I’d Like to Meditate, But What About My Tremor?!?

I’d Like to Meditate, But What About My Tremor?!?

A few years ago, I was making a presentation about mindfulness to a Parkinson’s disease support group in Denver, Colorado. Having gotten through most of the presentation – some history of secular mindfulness in America, tips about focusing attention and having an upright meditation posture, and a brief group meditation – a woman in the audience suddenly burst forth with a question: “Matt! How am I supposed to meditate when I’ve got a tremor?!?”

It was a great question, and I felt silly for not addressing it sooner. Although symptoms of Parkinson’s disease vary widely from person to person, tremor is a very common one. For some folks it’s just a minor quivering in one hand or arm, which might come and go at different times during the day. For others it develops into a larger and more consistent issue. Tremors can be affected by medication levels, stress levels, and many other factors. But when a tremor is happening, it’s happening, and this woman’s question got right to the heart of the matter – if a tremor is happening, how am I supposed to hold still to meditate?

Stillness is relative

My answer to her was this: holding still in meditation does not mean absolute, rigid, unyielding stillness. Stillness in meditation is relative stillness, meaning we hold the intention to quiet our bodies and minds for a preset period of time. Of course, during meditation, all kinds of bodily movements continue happening: the breath flows in and out of the lungs, the heart beats, food digests in the belly, we make subtle adjustments of posture, and so forth. If someone is experiencing a tremor during meditation, there’s no need to think of it as a violation of stillness. If the intention to be still is there, then that is enough.

I can attest to the power of this intention from my own experience. Although I don’t have Parkinson’s or deal with tremor, a bad neck injury I incurred while snowboarding as a teenager, as well as a host of smaller sports injuries, make it impossible for me to meditate in the classic cross-legged posture. When I began meditating regularly in my early 20s, I tried for several years to force my body into the half-lotus position, and ended up with swollen knees and terrible back pain. For some people, that kind of effort works over time – the body adjusts, and they are able to sit comfortably cross-legged. For me, however, I just kept getting injured. I was forcing my way into a superficial stillness instead of gently finding my way toward interior stillness.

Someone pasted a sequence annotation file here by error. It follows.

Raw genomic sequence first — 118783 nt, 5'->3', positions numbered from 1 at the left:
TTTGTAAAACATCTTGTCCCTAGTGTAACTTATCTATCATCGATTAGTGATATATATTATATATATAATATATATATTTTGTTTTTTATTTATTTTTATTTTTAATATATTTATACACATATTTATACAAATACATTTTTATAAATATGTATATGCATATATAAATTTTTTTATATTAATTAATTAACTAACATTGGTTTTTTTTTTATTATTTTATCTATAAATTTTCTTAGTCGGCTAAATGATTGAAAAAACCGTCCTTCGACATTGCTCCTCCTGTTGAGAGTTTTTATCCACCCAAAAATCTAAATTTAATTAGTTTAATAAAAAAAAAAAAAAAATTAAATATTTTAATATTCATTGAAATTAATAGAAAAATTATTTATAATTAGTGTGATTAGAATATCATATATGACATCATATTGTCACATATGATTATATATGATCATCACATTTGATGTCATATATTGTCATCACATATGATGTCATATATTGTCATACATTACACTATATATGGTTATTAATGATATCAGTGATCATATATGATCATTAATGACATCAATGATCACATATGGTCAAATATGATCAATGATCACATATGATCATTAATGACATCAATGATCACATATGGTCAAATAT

Eventually I gave up on the “ideal” posture and learned to sit in a kneeling position, with a cushion under my bottom (the “seiza” position, in Japanese). I also spent a lot of time meditating in a chair, which I still use as an alternate position during meditation retreats. But I never gave up on my intention to establish and deepen a meditation practice. And over the years, I’ve come to see that that’s the most important ingredient.

Mindfulness of the tremor

Coming back to the issue of tremors, the great thing about mindfulness meditation is that not only can you do it with a tremor, you can do it to the tremor! People often mistake mindfulness to mean a state of bliss or total calm. But mindfulness is best thought of not as a state but as an action: the action of putting your attention on something that’s happening in the present moment, without trying to interfere with it. If your arm or leg is tremoring, try putting your attention on it. That doesn’t mean thinking about the tremor, but actually feeling it in an immediate, non-conceptual way. If self-consciousness, embarrassment, anger, or other feelings come up, put your attention on them! Where do you feel these sensations or feelings in your body? Can you notice them, just for a moment, without trying to resist or change them? Can you feel the tremor in the broader field of your bodily awareness, which includes all sorts of other activity as well?

This is the territory of mindfulness. As counterintuitive as it may seem, open acceptance of things, just the way they are, often proves an effective way to improve our experience. Anecdotally, a number of people with Parkinson’s have let me know that their tremors tend to decrease or disappear while they meditate. But this doesn’t happen from trying to stop them; it happens by entering the field of mindful attention, without expectation.

This article represents the opinions, thoughts, and experiences of the author; none of this content has been paid for by any advertiser. The ParkinsonsDisease.net team does not recommend or endorse any products or treatments discussed herein. Learn more about how we maintain editorial integrity here.

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